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Polyester, the Internet, and the Rise of McCool

You may not have heard, but “McDonald’s”: “is”: “in”: “talks”: “with”: “some”: of the most influential purveyors of “hip” around – namely P. Diddy, Tom Hilfiger, and Russell Simmons to name a few – with the plan to re-envision their employee uniforms.

All this to change their image from a “fat purveyor to phat icon”: according to Ad Age. Sounds like a big order with an even bigger price tag, an estimated $80 million US.
This may be a good move to attract youth to flip burgers, but McDonald’s has missed the McBoat on where teens live and what they consider cool. Have you seen the new McDonald’s web site with their cool downloads and vibrant youth community? I didn’t think so, because there isn’t one. In a move that is so fundamental to their marketing and new image, how could they forget the web? Think email, downloads, video streaming of concerts, podcasting, blogs. None of these are currently used by McDonald’s in North America. The opportunity to connect with the target demographic – the Generation Y crowd, youth 12 to 24 years old – is huge. In the states, Gen Y are more than 57 million strong and are the largest consumer group in the history of the US. As an example of Internet usage in Canada, 84 percent of Gen Y kids are on the Internet.
McDonald’s has done some major music deals in the past few years. They are attempting to bring the brand into the hearts of youth. They struck a deal with “MTV”: to be the sole sponsor of “MTV Advance Warning”:, a global program that focuses on emerging new talent. This is a first for the MTV network and McDonald’s, with the program available in 160 countries.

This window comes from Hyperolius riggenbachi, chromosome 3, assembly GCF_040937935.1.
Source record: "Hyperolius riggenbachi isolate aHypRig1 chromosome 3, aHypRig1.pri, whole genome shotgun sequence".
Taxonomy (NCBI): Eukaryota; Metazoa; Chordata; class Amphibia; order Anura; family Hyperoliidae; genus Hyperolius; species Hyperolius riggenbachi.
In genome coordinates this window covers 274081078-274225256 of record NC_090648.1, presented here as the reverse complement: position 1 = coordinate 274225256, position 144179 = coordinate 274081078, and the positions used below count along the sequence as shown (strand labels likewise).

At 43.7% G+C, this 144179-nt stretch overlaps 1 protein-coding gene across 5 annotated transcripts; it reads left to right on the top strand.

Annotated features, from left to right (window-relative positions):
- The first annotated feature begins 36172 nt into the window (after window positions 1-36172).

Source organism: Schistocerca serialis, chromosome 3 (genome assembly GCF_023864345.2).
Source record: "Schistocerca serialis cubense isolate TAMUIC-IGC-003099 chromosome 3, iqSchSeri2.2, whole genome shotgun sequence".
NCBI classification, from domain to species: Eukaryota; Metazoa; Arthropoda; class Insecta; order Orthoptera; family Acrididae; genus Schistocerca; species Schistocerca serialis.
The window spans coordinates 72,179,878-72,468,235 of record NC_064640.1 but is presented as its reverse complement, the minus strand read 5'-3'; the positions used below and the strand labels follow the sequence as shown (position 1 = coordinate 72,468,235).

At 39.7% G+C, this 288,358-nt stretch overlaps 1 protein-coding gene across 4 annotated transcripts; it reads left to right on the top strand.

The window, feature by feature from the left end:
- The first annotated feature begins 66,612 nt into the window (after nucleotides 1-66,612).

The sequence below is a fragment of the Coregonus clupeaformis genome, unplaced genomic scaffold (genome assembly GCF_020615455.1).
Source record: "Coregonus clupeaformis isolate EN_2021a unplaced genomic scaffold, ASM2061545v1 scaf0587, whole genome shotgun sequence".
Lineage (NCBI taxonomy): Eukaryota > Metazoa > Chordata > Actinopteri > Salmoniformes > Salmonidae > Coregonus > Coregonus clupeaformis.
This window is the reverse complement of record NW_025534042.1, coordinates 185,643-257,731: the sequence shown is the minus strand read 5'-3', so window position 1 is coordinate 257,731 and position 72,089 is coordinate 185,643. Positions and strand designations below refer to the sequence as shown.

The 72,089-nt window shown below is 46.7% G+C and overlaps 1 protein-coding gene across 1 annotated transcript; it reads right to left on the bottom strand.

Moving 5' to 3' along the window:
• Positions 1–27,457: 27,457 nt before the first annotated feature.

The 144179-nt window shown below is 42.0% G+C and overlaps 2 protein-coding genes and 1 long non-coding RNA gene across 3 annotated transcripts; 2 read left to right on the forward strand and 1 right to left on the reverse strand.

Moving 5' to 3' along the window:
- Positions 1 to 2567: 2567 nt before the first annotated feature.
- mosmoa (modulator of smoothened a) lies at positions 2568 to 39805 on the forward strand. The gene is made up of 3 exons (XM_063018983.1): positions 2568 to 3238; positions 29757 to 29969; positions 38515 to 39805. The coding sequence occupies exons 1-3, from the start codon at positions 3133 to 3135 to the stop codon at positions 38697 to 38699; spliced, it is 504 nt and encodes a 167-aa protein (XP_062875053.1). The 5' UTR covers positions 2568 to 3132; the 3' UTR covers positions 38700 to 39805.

What McDonald’s is doing in the interactive space can be considered minuscule at best. They have developed dedicated microsites across MTV Europe’s eleven local web sites featuring artists’ profiles, biographies, screensavers, and wallpaper. This is disappointing in many ways and completely misses the opportunity to capture the coveted youth market – McDonald’s share of their mind, wallet, and lifestyle.
McDonald’s also signed an exclusive deal in September 2004 with Destiny’s Child, which plays into their four marketing “languages” – music, fashion, entertainment, and sports. Again, these four areas are also huge on the Internet but still no significant moves from McDonald’s online.
When selling the brand inside, it is critical to help employees make a powerful emotional connection to the products you sell. When employees care about and believe in your brand (even its new positioning), they’re motivated to work harder and their loyalty to the company increases. This reservoir of good will can then be transferred to every customer these empowered employees touch. Now that is a powerful marketing program.
To attract the youth and to communicate that you understand their individuality, flare, and what drives them daily, you need to be where the action is – the web. There are few multi-nationals who have the huge marketing “war chest” or desperate need to attract and retain the youth of today. Without a strategic marketing program that leverages the unique capabilities and interactivity of the web, McDonald’s may just continue to fade away.